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Sci Rep. 2016 Jun 27;6:27969. doi: 10.1038/srep27969.

Hypoxia-inducible factor 3A gene expression and methylation in adipose tissue is related to adipose tissue dysfunction.

Author information

1
Department of Medicine, Dermatology und Neurology, Department of Endocrinology und Nephrology, University of Leipzig, Leipzig, Germany.
2
Leipzig University Medical Center, IFB AdiposityDiseases, University of Leipzig, Leipzig, Germany.
3
Institute of Human Genetics, University of Würzburg, Würzburg, Germany.
4
Clinic of Visceral Surgery, Städtisches Klinikum Karlsruhe, Karlsruhe, Germany.
5
Department of Surgery, University of Leipzig, Leipzig, Germany.
6
Municipal Clinic Dresden-Neustadt, Dresden, Germany.

Abstract

Recently, a genome-wide analysis identified DNA methylation of the HIF3A (hypoxia-inducible factor 3A) as strongest correlate of BMI. Here we tested the hypothesis that HIF3A mRNA expression and CpG-sites methylation in adipose tissue (AT) and genetic variants in HIF3A are related to parameters of AT distribution and function. In paired samples of subcutaneous AT (SAT) and visceral AT (VAT) from 603 individuals, we measured HIF3A mRNA expression and analyzed its correlation with obesity and related traits. In subgroups of individuals, we investigated the effects on HIF3A genetic variants on its AT expression (N = 603) and methylation of CpG-sites (N = 87). HIF3A expression was significantly higher in SAT compared to VAT and correlated with obesity and parameters of AT dysfunction (including CRP and leucocytes count). HIF3A methylation at cg22891070 was significantly higher in VAT compared to SAT and correlated with BMI, abdominal SAT and VAT area. Rs8102595 showed a nominal significant association with AT HIF3A methylation levels as well as with obesity and fat distribution. HIF3A expression and methylation in AT are fat depot specific, related to obesity and AT dysfunction. Our data support the hypothesis that HIF pathways may play an important role in the development of AT dysfunction in obesity.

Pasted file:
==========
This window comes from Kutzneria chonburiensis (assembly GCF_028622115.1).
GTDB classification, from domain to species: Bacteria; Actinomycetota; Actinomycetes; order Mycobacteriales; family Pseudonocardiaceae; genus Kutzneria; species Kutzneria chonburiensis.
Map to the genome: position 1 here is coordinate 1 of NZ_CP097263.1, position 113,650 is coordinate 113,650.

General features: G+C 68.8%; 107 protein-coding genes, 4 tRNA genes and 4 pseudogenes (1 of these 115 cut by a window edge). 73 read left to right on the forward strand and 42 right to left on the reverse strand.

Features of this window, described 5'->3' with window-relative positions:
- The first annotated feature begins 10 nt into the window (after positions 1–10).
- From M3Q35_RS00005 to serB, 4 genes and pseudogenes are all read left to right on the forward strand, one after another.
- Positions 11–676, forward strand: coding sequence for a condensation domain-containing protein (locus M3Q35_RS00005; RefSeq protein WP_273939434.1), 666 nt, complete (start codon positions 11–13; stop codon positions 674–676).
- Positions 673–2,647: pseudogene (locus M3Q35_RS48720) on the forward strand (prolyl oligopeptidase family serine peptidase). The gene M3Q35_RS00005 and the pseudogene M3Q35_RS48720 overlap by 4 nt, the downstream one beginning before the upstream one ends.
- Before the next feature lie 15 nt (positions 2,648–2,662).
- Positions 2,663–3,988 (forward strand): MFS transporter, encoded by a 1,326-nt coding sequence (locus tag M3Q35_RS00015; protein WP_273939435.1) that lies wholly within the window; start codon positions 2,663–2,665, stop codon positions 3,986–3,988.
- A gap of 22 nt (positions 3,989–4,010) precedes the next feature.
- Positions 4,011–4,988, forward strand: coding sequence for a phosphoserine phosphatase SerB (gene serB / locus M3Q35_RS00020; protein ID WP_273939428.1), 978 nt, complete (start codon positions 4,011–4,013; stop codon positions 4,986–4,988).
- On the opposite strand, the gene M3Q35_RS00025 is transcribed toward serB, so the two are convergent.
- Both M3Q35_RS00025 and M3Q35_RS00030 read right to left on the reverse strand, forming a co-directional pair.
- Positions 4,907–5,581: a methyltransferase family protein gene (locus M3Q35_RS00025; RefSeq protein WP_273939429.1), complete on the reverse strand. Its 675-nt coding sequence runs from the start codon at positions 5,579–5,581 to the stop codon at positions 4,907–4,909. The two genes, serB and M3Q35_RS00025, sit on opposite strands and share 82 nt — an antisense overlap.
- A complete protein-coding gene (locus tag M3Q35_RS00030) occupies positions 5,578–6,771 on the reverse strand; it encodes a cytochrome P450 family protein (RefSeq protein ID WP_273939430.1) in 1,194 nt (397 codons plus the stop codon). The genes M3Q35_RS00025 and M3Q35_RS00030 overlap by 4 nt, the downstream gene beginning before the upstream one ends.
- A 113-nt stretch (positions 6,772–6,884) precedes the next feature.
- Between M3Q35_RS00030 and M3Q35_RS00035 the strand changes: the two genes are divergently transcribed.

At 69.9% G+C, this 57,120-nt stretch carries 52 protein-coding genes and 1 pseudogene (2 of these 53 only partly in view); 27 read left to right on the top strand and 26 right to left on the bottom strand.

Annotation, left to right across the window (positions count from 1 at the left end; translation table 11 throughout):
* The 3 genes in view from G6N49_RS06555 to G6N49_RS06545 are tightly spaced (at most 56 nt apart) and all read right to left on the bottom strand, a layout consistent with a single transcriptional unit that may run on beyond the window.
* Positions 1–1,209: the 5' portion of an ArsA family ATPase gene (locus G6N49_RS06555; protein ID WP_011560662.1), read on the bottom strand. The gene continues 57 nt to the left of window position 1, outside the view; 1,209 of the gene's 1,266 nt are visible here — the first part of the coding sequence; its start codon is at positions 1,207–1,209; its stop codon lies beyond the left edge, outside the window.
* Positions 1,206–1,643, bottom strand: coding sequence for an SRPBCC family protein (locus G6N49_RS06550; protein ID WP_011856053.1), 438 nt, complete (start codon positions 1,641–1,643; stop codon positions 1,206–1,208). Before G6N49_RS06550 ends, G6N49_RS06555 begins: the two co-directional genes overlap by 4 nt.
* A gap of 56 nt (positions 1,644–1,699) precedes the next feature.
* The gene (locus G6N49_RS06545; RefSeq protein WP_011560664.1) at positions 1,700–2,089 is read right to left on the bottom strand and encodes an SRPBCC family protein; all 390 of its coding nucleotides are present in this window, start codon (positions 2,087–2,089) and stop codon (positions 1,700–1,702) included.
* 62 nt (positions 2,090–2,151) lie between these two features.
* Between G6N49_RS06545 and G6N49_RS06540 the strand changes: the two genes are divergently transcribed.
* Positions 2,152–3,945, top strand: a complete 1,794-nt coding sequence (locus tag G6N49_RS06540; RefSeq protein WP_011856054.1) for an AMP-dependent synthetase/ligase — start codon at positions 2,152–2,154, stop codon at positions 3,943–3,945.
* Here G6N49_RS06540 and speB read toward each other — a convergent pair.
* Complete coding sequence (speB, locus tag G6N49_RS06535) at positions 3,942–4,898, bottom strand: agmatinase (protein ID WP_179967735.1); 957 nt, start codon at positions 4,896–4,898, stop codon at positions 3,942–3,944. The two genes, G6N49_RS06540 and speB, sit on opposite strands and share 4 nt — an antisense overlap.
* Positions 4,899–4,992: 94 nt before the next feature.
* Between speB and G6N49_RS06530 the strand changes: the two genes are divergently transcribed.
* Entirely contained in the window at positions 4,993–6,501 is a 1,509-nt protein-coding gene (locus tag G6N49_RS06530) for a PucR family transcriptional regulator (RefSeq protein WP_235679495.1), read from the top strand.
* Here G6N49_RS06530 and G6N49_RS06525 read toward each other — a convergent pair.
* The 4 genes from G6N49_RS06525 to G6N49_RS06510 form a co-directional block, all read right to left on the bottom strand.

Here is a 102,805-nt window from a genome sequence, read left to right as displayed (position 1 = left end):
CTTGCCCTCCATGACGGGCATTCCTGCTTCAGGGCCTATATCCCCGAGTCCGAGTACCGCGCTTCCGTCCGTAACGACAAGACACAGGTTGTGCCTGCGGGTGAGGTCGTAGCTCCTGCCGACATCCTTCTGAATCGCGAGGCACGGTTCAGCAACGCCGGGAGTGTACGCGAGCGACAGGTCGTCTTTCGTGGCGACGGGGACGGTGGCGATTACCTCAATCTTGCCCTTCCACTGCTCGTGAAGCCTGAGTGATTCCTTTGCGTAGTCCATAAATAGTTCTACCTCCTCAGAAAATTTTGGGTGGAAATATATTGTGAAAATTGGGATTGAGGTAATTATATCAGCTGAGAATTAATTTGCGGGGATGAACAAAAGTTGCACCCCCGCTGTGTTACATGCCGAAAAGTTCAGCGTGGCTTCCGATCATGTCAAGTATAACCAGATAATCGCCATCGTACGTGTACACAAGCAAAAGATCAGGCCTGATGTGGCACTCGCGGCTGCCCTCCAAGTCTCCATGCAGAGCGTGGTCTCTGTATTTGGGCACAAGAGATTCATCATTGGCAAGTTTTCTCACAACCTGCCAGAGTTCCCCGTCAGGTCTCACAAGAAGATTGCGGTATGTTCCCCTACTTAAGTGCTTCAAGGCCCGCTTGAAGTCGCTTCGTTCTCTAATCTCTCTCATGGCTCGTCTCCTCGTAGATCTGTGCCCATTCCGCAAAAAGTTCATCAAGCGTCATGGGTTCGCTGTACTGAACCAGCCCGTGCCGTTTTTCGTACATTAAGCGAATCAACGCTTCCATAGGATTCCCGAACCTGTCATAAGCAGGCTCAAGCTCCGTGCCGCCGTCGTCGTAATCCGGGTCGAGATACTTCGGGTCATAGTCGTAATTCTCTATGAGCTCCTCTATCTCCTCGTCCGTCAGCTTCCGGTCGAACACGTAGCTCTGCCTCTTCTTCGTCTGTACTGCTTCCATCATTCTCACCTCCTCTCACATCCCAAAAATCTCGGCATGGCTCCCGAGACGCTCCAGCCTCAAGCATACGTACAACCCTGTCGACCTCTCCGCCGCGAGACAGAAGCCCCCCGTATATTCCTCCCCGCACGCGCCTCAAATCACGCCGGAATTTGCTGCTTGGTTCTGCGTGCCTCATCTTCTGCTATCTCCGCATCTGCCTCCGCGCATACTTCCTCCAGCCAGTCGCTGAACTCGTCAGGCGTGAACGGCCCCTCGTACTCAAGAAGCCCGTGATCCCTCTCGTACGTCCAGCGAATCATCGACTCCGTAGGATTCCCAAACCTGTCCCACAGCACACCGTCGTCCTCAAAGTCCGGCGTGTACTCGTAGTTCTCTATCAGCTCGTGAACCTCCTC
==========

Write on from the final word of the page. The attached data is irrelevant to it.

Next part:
PMID:
27346320
PMCID:
PMC4921806
DOI:
10.1038/srep27969
[Indexed for MEDLINE]
Free PMC Article

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